How many times have you been frustrated with financial limits?
How many times do you reach a point where you want to do something, or have something, but realize you are facing financial limits?
How many times do you encounter the monthly grind of paying bills and wondering where did all the money go?
Welcome to life!
Many of us –in our own way and on our own level—have faced or are now facing financial challenges. Most importantly, among the many ways to solve this is, first, we must not make judgments about our financial limits; and, second, we must come to realize that IF we desire to have a better financial circumstance, then it is important that we are honest with ourselves.
Part of being honest with ourselves is our firm decision of transforming our financial life to one of financial security and abundance than that of financial insecurity and scarcity.
We do this in many ways starting with taking a full financial inventory or making an assessment of our current financial condition.
Taking Financial Inventory
The tools employed in making this assessment of financial condition begins with a financial inventory. We actually take stock of where we are financially, so that we may face the honest truth of our current financial condition.
Monthly income and expenses
Begin with making a list, or using the budget worksheet, to take inventory of all monthly sources of income. We’ll detail out all the amounts in monthly expenses, so we may know exactly what it is we have to work with in terms of money that’s coming in and the money that’s going out. The most effective way of doing this is we want this assessment to be as accurate as possible, and we want to have the bills, receipts and records of expenses for the information it may yield in other important points we’ll review later.
Measuring the amount of income and the various sources of income helps us understand not only the gross income vs. net income on wages/compensation, but it helps us see how much is left in our paycheck after all the mandatory and voluntary deductions stated on our payroll earnings statement. In contrast to the income, we also do likewise for the expenses we pay out each month so that, first, we have an awareness of what monies we spend each month in the amount, but also what we spend each month in each category of expense.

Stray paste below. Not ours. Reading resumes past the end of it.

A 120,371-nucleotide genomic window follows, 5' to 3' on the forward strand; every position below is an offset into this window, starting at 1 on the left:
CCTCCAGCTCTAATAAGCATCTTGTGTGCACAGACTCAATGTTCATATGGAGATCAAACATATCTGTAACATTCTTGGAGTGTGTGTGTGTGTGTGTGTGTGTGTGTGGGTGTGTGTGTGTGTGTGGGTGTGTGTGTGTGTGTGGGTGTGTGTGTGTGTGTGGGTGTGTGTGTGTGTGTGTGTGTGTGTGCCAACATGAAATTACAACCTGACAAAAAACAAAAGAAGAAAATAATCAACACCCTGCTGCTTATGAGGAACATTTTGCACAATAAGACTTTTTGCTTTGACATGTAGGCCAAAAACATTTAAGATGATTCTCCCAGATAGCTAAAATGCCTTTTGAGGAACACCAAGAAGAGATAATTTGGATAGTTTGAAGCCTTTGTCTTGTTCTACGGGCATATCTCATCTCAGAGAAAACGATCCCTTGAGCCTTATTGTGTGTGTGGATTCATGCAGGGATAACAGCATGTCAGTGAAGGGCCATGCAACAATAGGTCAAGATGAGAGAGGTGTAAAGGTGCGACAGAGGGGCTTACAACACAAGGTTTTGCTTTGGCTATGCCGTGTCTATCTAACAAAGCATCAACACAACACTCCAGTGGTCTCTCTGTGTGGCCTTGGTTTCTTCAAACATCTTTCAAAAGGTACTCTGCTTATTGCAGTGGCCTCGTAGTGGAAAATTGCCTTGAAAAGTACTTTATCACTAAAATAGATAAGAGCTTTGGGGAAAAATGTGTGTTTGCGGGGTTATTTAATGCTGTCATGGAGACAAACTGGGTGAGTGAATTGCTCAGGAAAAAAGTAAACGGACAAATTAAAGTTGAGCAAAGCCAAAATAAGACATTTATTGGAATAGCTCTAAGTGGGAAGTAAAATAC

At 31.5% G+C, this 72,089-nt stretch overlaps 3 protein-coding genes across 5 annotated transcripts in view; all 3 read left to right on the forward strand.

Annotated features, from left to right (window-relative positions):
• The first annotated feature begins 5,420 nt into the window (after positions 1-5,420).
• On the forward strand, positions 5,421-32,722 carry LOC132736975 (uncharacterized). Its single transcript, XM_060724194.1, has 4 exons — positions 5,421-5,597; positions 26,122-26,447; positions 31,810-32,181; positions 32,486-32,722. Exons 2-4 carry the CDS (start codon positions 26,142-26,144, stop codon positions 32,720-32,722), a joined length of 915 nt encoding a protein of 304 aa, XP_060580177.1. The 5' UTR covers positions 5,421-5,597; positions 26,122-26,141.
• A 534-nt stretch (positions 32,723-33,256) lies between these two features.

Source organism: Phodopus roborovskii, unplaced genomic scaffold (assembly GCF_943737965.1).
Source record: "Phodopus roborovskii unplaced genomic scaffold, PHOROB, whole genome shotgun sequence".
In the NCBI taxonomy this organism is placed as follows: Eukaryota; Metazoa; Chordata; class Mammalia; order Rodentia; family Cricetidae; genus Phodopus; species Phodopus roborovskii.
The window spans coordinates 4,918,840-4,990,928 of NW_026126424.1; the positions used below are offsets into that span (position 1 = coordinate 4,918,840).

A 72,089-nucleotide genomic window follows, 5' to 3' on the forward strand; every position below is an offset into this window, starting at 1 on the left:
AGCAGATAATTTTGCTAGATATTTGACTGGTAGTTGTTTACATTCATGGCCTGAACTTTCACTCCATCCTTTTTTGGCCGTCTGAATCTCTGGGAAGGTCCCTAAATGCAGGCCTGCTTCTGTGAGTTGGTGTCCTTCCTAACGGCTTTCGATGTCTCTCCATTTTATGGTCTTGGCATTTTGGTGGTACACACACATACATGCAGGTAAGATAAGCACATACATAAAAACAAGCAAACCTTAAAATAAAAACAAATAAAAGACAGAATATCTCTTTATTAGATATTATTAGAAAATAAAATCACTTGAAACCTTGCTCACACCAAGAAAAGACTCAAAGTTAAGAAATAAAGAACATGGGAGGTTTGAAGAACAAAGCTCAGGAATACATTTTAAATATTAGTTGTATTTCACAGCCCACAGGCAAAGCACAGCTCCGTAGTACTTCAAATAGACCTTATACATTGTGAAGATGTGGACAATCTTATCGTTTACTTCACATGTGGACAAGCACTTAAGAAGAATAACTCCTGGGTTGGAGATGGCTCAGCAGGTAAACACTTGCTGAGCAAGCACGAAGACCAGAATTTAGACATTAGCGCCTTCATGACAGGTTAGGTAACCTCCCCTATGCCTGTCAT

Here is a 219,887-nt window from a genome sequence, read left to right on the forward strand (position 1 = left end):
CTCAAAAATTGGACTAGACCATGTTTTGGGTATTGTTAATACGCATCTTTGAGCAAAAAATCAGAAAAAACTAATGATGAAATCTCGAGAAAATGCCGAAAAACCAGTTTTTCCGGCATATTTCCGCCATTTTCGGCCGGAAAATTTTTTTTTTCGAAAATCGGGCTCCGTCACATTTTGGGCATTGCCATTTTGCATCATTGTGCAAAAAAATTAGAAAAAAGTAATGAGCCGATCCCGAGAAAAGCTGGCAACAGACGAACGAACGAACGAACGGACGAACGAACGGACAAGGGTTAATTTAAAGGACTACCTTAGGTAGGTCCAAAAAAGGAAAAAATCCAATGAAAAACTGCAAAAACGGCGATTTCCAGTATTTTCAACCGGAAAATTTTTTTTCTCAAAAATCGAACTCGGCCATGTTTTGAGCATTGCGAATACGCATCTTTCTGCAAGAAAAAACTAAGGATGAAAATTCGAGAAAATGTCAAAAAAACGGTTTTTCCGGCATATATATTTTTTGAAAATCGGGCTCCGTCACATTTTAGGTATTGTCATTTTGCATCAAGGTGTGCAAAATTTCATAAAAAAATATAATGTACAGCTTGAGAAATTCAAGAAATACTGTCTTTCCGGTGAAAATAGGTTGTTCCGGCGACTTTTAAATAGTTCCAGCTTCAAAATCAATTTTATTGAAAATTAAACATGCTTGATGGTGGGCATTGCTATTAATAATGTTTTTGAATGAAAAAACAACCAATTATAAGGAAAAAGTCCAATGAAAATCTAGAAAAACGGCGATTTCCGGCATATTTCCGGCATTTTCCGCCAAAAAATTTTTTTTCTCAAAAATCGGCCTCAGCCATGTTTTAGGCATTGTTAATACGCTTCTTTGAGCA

To take the total monthly income, we subtract our total monthly expenses and we then arrive at the amount of disposable income (DI). This disposable income is something we have left at the end of the month to save, invest or set aside for retirement or emergency planning.
Remember the (DI) issue as I will return to that later to discuss an alternative in how you may consider rearranging the order in which you pay out monies for expenses.
Short-term and long-term debt obligations
We then make an inventory of our total debt structure. We want to know how much we have in total debt in both short-term as well as long-term debt. We define short-term debt as any debt we may that could be if needed paid off within 1-year. Conversely, long-term debt is any debt that would take more than 12 months to repay. In each of these two groups, we have secured debt and unsecured debt. For example, a credit card is an unsecured debt while a car payment is a secured debt. Your home mortgage is not computed in your debt analysis at this stage.
We then move to total all short-term debt and all long-term debt. Here, we want to know what percent of our total annual income does our short-term debt represent and what percent of our total annual income does our long-term debt represent.
Tier 1 – 15 Percent
At 15 percent, Americans may have enough remaining income to allocate on expenses such as housing, food, transportation, and etc.
Here’s a diagram that shows how to divide the expenses
We have to be always prepared for any unlikely events that could happen anytime. Most of us would want to secure a health emergency savings or insurance, but even if we don’t have and we will be forced to owe from somebody else in the future, then we can still keep at a manageable level of 15 percent.
Just a point of reference, an annual income of $35,000 gives a monthly income of $2,917. This will give a debt-to-income ratio of 15 percent and a total of non-mortgage debts at $437.50 or less each month.
Tier 2 – 15 to 20 Percent
The next tier is a debt-to-income ratio of 15 to 20 percent. Using our previous reference, if weare earning $35,000 annually, a debt-to-income ratio of 20 percent equates to a monthly debt costs $583.40. This cost can still keep consumers way above the waters.
Consumers will want to delve on a self-pay method (i.e. the debt ladder or debt snowball) and try to be disciplined as much as possible to stay on top of their debts.
Some consumers, however, will begin to struggle at this level. The question is: why the debt-to-income ratio is starting to slip at this point.
Tier 3 – 20 Percent and Above
The last and the most dangerous is the tier of 20 percent.
At $35,000 income, a 25 percent debt-to-income ratio is equivalent to a monthly debt of $729.25! Obviously, that’s a clear sign something bad is brewing up.
This ratio means we have more debt than what we can really afford and this is going to be tough.
How about mortgages?
Mortgages are approached differently. The two terms related to mortgage and debt-to-income ratios that we should be familiar with are front-end and back-end.
The front-end ratio is the percentage of your income that is allotted to housing expenses. In determining the loan amount, the lender considers the gross income that’s multiplied by the required front-end ratio and arrive at a total amount. The total amount is the cost that you pay for housing. The loan that will be granted to you does not exceed the total amount.
The back-end ratio, otherwise, is a higher amount. This adds up housing expenses and all other debts you are paying, and the total should not exceed the loan amount.